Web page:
Welcome to the second volume of the Management Development Forum. This volume is comprised of exciting new research and thinking on managerial competencies and leadership. Some of the papers in this volume focus on the identification of competencies (e.g., Donovan and Whitehouse identify nine “strands” of competency in the public sector and Whetzel et al., describe an exciting application of competency modeling at the U.S. Postal Service that identifies 31 executive competencies in that environment). One gives attention to the assessment of them (Belasen). Others focus on their development (e.g., Mirabile, Belasen). This volume also treats organizational versus individual responsibility for their development (e.g., Parry reflects on the responsibilities of the human resource function to motivate and generate competencies throughout all levels of the organization while Donovan and Whitehouse find that self-development is a critical leadership competency.) As well, Chung presents an exciting case study in which he illuminates cultural impacts on the perception of non-assertiveness of East Asian Americans, bearing on the formal assessments of their leadership potential, while Thomas demonstrates the continuing psychological impediments to multi-cultural leadership and the need for an integrated model of leadership to keep pace with workforce changes. Brown and Cole present a very helpful study on the proper timing of the use of 360-degree feedback instruments.
This research is remarkable for its energy and quality, but it is remarkable for another reason, as well. Whether focused on the identification, assessment, or development of managerial or leadership competencies, or on environmental factors impeding such activities, all current research takes as a given both the legitimacy and mutability of managerial and leadership competencies.
We should recall that this was not always the case. In the immediate post-war period, executive recruitment was dominated by the view that “leaders were born, not made.” A narrow range of affective characteristics defined the personality of a successful candidate for the senior executive’s office. Precursors of today’s diversity training were already in place, as is pointed out by Professor Thomas in this volume, but during that time such training was aimed at meeting statutory, affirmative-action obligations, not the development of multi-cultural managers. Class, gender, and race biases were legitimized by “personality theory” and inductive (empirical) models of successful management—models that could do nothing other than conclude that the characteristics of those in power were the best predictors of management success.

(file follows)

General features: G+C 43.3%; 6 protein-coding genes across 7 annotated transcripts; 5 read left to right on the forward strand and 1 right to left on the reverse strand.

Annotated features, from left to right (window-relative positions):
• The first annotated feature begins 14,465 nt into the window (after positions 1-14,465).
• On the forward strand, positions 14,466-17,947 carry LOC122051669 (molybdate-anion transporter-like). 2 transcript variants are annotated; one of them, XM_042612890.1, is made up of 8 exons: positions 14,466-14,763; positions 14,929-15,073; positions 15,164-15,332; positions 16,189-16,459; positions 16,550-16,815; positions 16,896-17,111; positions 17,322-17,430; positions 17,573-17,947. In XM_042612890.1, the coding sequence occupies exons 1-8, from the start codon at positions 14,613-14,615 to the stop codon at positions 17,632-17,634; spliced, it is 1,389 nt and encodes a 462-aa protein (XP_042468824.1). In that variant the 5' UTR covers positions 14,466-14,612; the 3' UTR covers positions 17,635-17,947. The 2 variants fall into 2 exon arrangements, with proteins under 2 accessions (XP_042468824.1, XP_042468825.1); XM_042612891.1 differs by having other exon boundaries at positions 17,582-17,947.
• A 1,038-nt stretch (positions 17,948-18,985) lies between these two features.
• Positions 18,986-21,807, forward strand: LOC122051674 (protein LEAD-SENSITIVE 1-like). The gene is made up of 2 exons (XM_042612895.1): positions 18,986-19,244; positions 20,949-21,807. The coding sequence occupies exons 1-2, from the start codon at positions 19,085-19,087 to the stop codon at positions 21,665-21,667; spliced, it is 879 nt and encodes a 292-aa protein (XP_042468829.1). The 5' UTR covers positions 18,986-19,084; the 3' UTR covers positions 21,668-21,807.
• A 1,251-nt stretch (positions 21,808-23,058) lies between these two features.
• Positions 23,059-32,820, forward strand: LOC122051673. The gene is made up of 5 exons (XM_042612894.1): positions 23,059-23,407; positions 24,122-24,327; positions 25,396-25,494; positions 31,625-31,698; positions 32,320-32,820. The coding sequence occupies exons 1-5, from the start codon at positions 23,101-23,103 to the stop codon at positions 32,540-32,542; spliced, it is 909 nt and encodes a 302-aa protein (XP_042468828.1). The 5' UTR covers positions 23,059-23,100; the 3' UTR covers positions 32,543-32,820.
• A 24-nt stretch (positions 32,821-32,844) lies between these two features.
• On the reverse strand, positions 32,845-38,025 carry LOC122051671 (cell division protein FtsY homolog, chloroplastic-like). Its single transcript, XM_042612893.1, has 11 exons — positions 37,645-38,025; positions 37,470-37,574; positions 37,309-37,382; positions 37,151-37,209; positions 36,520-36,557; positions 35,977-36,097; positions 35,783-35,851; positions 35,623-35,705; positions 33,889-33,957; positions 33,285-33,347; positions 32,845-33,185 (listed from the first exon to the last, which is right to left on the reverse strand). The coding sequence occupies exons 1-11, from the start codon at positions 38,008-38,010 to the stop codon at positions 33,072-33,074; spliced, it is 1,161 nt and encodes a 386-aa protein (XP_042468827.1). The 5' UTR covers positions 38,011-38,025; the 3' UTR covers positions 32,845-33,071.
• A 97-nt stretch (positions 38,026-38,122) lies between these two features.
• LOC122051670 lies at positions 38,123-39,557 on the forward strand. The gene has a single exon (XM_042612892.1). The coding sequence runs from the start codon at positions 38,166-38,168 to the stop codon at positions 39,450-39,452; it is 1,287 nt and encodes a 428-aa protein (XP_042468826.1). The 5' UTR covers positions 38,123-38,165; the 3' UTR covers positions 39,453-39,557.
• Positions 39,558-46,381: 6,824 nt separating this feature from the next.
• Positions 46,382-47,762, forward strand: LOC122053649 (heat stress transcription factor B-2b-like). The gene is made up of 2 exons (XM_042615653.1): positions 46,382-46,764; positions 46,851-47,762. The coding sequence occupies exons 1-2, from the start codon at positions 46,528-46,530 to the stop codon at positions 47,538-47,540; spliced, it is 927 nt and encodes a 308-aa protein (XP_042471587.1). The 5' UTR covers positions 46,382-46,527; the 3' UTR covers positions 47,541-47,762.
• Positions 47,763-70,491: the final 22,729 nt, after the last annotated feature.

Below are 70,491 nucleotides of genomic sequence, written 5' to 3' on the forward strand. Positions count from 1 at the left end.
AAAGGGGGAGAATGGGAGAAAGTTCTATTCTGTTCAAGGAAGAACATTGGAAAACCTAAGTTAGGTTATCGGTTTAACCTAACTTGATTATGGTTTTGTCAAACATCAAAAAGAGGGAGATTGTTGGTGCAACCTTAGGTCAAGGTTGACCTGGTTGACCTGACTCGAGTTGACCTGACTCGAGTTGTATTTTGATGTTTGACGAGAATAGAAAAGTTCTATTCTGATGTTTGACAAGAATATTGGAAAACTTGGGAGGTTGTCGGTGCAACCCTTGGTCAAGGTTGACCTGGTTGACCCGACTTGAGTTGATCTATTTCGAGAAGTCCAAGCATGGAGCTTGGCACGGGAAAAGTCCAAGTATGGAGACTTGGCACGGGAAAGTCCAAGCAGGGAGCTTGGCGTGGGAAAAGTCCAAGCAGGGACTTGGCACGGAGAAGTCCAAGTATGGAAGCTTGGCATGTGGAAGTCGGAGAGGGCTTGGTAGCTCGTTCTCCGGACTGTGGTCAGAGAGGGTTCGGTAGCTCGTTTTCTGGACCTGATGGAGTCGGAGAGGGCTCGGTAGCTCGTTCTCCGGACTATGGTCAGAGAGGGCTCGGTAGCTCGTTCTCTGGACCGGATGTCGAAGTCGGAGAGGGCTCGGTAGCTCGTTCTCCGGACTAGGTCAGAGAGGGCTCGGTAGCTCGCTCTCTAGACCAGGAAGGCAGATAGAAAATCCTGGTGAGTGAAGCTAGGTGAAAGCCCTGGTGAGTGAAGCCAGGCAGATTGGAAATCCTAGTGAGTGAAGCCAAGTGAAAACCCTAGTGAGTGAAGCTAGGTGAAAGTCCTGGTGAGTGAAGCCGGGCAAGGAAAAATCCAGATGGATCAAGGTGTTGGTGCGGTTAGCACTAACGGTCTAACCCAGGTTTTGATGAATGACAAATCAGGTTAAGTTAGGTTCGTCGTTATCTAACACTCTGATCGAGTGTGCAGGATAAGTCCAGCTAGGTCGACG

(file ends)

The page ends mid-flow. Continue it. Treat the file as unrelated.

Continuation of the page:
During the ‘60s and early ‘70s, the increasing success of U.S.-based multinationals overseas lead to apocalyptic pronouncements by European analysts that European industry was falling irreparably behind their U.S. counterparts because of American management superiority (Servan-Schrieber, 1968). European managers, who characteristically obeyed the “Club” rules, could not compete with American managers who had begun to challenge the view that one’s market share was a matter of entitlement. During this time, the economics of corporation diversification and expansionary multinationalism dominated management thinking. Hence, it is not surprising that a disciplined and organized drive to accomplish large-scale, wide scope and efficiency in corporate operations became the measure of proficient management leadership. Management theorists were already aware of competing management models— “rational goal,” “human relations,” and “open systems” (Quinn, 1988)—but had not yet begun to appreciate the lack of mutual exclusivity among them. Successful international competitors had shifted management emphasis from a control (partly “rational goal”) focus to an external (largely “open systems”) focus, without an implicit organizational calculus that measured the losses as well as the gains to such a single-minded reorientation. Perhaps because of the dominant influence of strategic consultants external to the organization during this time, the need for balanced development and application of management competence (in the internal as well as the external spheres) was not yet on the corporate radar screen.